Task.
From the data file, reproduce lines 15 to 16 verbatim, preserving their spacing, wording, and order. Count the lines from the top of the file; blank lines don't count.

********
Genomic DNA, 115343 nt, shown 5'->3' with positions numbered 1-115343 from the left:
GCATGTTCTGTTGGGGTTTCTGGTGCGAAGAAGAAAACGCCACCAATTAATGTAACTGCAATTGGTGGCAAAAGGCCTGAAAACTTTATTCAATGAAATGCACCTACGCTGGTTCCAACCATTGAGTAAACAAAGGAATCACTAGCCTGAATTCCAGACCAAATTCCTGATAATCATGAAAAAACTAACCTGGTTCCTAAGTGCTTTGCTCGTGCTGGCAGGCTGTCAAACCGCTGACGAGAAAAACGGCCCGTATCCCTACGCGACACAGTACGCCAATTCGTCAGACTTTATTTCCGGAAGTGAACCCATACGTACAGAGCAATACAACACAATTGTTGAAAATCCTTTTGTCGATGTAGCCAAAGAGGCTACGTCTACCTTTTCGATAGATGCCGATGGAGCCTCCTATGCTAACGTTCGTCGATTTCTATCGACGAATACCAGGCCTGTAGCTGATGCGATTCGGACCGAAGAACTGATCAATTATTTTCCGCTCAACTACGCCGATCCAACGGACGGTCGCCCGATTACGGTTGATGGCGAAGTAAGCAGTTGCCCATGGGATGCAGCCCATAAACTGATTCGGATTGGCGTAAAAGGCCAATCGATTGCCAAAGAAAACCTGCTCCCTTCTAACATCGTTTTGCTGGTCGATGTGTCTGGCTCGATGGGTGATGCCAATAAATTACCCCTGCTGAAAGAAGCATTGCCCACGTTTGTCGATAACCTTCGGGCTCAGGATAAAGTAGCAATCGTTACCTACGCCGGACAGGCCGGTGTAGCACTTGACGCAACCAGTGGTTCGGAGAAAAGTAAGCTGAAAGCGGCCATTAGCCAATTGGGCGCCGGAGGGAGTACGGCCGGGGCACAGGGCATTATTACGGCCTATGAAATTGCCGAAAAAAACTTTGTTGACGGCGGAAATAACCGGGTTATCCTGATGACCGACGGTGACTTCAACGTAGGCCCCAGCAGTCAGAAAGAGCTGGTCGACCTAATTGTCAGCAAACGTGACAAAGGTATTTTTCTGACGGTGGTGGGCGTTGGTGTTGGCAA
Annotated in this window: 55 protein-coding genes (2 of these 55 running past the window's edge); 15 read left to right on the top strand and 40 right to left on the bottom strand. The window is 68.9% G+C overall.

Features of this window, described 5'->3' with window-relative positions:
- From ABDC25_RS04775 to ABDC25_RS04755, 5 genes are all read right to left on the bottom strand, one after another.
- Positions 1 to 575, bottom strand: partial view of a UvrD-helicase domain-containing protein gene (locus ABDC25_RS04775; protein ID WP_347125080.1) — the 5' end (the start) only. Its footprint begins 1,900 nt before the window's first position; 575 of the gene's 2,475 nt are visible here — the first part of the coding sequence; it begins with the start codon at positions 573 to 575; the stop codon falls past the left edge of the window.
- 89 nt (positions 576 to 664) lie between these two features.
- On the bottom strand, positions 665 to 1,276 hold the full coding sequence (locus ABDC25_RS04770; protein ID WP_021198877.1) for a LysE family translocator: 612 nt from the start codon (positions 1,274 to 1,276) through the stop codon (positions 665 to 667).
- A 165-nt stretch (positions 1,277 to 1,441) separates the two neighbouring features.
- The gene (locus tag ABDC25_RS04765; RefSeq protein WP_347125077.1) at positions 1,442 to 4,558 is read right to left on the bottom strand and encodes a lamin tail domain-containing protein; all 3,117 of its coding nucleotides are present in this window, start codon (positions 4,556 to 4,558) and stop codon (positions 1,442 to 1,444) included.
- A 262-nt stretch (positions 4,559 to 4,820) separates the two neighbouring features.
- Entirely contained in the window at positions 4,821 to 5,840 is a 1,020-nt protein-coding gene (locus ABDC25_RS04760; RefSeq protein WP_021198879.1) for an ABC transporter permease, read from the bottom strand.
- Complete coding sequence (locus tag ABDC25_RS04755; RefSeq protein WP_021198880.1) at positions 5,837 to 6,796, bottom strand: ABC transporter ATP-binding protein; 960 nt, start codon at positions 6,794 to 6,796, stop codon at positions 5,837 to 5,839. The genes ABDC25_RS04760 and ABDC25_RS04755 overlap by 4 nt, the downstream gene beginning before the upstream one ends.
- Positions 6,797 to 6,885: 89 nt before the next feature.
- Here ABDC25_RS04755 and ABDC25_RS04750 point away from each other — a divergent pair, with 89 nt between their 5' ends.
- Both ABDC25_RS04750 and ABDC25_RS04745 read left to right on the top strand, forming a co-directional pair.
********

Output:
- Here ABDC25_RS04755 and ABDC25_RS04750 point away from each other — a divergent pair, with 89 nt between their 5' ends.
- Both ABDC25_RS04750 and ABDC25_RS04745 read left to right on the top strand, forming a co-directional pair.